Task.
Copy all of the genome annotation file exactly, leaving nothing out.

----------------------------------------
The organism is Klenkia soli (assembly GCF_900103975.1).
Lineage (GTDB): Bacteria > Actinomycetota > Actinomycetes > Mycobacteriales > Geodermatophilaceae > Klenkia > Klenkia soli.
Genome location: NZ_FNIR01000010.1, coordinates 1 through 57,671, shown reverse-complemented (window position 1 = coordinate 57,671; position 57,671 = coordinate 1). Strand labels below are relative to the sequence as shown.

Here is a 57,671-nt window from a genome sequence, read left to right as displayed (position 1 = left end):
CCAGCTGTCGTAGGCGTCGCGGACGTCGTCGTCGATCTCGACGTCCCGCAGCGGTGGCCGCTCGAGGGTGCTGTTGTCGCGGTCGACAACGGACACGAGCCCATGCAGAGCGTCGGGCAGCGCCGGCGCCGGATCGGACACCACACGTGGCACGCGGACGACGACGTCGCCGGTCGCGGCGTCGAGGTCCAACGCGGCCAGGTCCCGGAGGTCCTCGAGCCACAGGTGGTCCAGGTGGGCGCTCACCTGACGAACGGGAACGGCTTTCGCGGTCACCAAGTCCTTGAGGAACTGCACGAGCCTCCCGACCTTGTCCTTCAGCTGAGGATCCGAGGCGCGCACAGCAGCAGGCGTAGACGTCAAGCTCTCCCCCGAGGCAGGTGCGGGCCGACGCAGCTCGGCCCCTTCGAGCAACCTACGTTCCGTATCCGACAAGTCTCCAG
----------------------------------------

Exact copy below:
The organism is Klenkia soli (assembly GCF_900103975.1).
Lineage (GTDB): Bacteria > Actinomycetota > Actinomycetes > Mycobacteriales > Geodermatophilaceae > Klenkia > Klenkia soli.
Genome location: NZ_FNIR01000010.1, coordinates 1 through 57,671, shown reverse-complemented (window position 1 = coordinate 57,671; position 57,671 = coordinate 1). Strand labels below are relative to the sequence as shown.

Here is a 57,671-nt window from a genome sequence, read left to right as displayed (position 1 = left end):
CCAGCTGTCGTAGGCGTCGCGGACGTCGTCGTCGATCTCGACGTCCCGCAGCGGTGGCCGCTCGAGGGTGCTGTTGTCGCGGTCGACAACGGACACGAGCCCATGCAGAGCGTCGGGCAGCGCCGGCGCCGGATCGGACACCACACGTGGCACGCGGACGACGACGTCGCCGGTCGCGGCGTCGAGGTCCAACGCGGCCAGGTCCCGGAGGTCCTCGAGCCACAGGTGGTCCAGGTGGGCGCTCACCTGACGAACGGGAACGGCTTTCGCGGTCACCAAGTCCTTGAGGAACTGCACGAGCCTCCCGACCTTGTCCTTCAGCTGAGGATCCGAGGCGCGCACAGCAGCAGGCGTAGACGTCAAGCTCTCCCCCGAGGCAGGTGCGGGCCGACGCAGCTCGGCCCCTTCGAGCAACCTACGTTCCGTATCCGACAAGTCTCCAG